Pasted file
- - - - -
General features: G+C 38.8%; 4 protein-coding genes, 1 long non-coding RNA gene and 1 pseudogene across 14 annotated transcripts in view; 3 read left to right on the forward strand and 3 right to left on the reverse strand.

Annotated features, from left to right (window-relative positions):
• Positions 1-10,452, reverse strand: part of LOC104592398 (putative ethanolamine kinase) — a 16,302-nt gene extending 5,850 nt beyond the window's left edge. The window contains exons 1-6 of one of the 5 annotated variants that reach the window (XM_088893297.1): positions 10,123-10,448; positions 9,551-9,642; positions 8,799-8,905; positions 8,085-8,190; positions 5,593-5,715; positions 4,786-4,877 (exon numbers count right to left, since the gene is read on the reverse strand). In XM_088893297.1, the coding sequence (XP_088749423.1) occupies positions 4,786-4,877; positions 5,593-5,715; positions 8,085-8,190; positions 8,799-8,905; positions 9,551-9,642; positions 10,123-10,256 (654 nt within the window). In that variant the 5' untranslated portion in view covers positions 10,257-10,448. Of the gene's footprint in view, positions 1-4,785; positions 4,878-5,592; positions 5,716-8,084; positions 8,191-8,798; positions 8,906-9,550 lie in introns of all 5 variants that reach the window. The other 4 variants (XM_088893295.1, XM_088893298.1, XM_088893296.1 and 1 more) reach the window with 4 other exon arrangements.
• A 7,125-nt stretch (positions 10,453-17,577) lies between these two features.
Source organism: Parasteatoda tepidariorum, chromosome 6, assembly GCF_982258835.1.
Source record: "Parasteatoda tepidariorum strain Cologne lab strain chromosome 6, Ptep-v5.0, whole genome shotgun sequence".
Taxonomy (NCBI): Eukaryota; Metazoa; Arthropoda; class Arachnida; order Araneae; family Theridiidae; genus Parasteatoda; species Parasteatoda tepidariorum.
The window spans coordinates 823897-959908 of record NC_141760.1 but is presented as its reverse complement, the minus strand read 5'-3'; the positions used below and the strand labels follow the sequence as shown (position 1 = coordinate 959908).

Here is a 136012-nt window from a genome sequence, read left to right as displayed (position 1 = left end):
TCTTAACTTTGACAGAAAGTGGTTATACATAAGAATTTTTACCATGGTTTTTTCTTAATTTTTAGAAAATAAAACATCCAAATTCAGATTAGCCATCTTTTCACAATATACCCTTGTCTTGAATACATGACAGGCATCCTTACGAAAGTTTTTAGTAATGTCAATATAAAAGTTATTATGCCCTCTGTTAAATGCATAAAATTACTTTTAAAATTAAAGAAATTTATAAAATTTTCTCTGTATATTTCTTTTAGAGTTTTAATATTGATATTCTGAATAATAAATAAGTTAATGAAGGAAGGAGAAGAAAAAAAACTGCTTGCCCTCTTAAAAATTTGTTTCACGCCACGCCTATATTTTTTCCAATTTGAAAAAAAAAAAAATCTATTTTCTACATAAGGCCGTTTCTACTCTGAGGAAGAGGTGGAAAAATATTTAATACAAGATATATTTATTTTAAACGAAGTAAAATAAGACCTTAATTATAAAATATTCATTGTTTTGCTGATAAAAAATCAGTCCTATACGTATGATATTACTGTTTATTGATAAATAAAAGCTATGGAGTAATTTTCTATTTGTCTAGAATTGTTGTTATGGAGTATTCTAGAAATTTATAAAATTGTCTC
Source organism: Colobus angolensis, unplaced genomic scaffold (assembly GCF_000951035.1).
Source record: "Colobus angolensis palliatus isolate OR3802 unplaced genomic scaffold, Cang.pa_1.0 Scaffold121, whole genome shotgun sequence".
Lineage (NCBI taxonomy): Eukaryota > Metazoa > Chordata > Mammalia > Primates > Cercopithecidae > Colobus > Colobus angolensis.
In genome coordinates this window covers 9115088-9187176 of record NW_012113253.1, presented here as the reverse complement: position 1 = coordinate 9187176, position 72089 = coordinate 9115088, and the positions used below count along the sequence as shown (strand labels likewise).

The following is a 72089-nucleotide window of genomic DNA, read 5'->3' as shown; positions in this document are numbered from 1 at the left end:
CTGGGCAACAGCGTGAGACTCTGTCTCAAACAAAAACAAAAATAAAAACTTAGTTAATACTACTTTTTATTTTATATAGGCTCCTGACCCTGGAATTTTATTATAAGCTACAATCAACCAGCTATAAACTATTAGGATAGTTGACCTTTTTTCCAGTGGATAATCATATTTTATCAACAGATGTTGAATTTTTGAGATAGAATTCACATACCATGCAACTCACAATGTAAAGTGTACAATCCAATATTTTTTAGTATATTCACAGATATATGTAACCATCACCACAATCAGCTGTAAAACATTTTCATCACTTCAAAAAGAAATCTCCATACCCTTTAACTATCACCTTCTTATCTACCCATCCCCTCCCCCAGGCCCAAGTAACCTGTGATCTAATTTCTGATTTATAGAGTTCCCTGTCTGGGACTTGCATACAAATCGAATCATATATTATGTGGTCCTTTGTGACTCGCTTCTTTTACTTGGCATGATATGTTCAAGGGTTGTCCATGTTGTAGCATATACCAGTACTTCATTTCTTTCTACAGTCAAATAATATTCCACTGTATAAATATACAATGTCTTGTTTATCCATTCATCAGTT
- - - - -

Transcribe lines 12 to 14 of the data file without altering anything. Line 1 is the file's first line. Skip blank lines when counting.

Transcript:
Source record: "Colobus angolensis palliatus isolate OR3802 unplaced genomic scaffold, Cang.pa_1.0 Scaffold121, whole genome shotgun sequence".
Lineage (NCBI taxonomy): Eukaryota > Metazoa > Chordata > Mammalia > Primates > Cercopithecidae > Colobus > Colobus angolensis.
In genome coordinates this window covers 9115088-9187176 of record NW_012113253.1, presented here as the reverse complement: position 1 = coordinate 9187176, position 72089 = coordinate 9115088, and the positions used below count along the sequence as shown (strand labels likewise).